People fall out of the societal roles they’re expected to play for all kinds of reasons, says Mr. Goodliffe, who theorizes that drugs, alcohol and mental illness are the main contributors.

Often stigmatized by people in town, some Poole’s Landers feel the need to hide from their employers the fact that they live on the property, because of its ties to partying and drug culture.

Mr. Poole is the first to admit that he’s been dispensing since he arrived on the land 30 years ago. He continues to microdose with magic mushrooms “at least two or three times a week,” he says.

Any place such as Poole’s Land, where people have chosen to live in a different way than the rest of society, “is something that really confronts our perceptions and our biases about lifestyles and the way people choose to live,” Tofino Mayor Josie Osborne says.

Poole’s Land is legally entitled to have two dwellings, Ms. Osborne says, but “everybody knows it has more than two.”

“We’re in such a critical housing shortage right now,” she continues. “If people are living safely in a dwelling – that may or may not be legal – it’s not going to rise to the top of our list.”

One of the more permanent structures on Poole's Land sits tucked away near the back of the property and serves as a home to a rotating cycle of transients.

'The Magic Bus,' as its been dubbed, serves as a home to those passing through.

With a population of only 1,932, the town receives 800,000 visitors each year, Parks Canada estimates. This spike has created a housing crisis, which flares up every summer when the municipality’s long-term rentals transition to short-term accommodation for tourists. The continuing trend leaves seasonal workers and locals with nowhere to stay, forcing many to sleep in their tents or campers on Poole’s Land.

Housing crisis aside, thousands of people have travelled to Poole’s Land from across the world in search of something a little different. They weren’t forced there out of necessity, but came by choice.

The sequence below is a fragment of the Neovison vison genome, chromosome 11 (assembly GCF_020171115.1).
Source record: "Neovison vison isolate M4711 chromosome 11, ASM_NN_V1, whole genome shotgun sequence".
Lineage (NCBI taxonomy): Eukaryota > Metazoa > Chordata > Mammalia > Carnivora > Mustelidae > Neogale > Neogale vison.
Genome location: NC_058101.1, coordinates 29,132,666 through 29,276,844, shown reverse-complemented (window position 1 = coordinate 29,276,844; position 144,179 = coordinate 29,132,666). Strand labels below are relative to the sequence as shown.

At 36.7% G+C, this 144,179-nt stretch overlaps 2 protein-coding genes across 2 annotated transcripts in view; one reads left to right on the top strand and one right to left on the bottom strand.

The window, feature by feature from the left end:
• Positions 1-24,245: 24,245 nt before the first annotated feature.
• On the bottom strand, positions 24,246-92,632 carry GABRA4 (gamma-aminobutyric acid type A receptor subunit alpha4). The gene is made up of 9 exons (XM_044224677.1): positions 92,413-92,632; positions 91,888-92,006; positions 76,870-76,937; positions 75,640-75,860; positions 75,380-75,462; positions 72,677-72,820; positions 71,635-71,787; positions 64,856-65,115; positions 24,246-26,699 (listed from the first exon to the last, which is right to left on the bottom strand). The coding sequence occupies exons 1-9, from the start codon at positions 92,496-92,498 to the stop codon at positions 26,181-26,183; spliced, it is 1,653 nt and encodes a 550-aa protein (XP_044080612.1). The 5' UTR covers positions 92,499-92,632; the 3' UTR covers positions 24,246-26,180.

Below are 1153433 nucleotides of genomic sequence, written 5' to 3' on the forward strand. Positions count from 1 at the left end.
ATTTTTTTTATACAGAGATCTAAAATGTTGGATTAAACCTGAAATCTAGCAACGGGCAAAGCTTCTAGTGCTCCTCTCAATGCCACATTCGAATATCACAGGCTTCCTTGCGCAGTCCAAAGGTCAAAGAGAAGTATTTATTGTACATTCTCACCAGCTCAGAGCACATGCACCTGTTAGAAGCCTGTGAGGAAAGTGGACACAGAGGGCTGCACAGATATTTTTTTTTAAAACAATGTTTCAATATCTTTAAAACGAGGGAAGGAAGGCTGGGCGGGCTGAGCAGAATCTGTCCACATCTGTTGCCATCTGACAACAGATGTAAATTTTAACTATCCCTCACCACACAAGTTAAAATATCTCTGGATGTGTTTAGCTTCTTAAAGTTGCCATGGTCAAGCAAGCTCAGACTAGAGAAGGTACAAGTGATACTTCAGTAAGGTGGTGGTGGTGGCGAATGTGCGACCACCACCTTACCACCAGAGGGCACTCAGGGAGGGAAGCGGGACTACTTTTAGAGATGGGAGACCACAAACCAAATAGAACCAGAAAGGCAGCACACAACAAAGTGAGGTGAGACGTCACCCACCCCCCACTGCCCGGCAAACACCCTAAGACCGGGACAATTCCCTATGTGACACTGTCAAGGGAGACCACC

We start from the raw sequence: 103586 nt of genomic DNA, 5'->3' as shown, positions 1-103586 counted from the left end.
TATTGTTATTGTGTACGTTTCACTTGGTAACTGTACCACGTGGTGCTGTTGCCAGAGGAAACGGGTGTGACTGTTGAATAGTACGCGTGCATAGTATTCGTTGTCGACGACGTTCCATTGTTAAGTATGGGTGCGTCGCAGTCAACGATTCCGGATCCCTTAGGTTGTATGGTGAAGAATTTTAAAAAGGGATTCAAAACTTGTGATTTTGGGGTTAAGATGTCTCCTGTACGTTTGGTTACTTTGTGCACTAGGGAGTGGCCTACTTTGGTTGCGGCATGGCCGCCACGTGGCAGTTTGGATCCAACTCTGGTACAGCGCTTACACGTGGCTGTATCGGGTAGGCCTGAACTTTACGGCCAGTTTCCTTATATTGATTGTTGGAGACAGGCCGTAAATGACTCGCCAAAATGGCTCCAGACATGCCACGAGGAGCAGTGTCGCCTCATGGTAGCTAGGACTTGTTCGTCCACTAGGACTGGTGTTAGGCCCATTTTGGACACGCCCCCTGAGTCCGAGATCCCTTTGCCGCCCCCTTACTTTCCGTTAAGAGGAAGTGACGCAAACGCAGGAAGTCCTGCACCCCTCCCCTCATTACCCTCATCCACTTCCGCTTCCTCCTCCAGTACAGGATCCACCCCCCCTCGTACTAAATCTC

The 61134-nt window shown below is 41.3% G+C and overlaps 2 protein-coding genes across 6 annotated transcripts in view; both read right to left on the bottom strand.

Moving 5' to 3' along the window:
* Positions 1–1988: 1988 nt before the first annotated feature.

Haley Vanwatteghem, 18, heard about the “ecovillage” through a friend who visited last summer. She only intended to spend a week, but, overnight, decided to stay through to the end of the summer. “It feels nice to be in a place where you can be completely yourself,” she says. “It’s magic here. I feel like I’m in a fairy world.”

Many people have echoed Ms. Vanwatteghem’s sentiments and resent the harsh criticism of Poole’s Land. To them, it’s a transformative place.

Haley Vanwatteghem stands in front of a man-made pond that many use as a swimming hole in the summer months.

But Poole’s Land’s future is unknown. Ever since Mr. Poole bought the land in 1988 for $50,000, he’s led various groups of people to believe he’d sign the land over to them for a communal living area or a new development project – always pulling the plug at the last minute.

But, after a cancer scare two years ago, Mr. Poole says he’s realized he’s not immortal and feels time is running out.

“I’m really tired of it,” he says. “I can feel the aging slippage of memory and word power, strength – all of those things.”

While not officially listed, the land is for sale for $2-million, says Mr. Poole, who dreams of purchasing a 160-acre lot near Long Beach “to solve the staff-accommodation problem and the homelessness.”

But even those closest to him aren’t convinced.

“Michael Poole is a fascinating man who is completely unpredictable,” Mr. Goodliffe says. "So, maybe he’ll sell, maybe he won’t.”

Like his buried treasure, Mr. Poole is a difficult man to unearth.

“Trouble,” Mr. Poole says, “is my middle name.”

Michael Poole shaves outside his motorhome, which he lends out to friends and transients whenever he's away traveling. 'I'm a homeless person,' he says. 'I don't really claim this as my home. I'm just another traveler who just happened to get lucky with a purchase of this particular place.'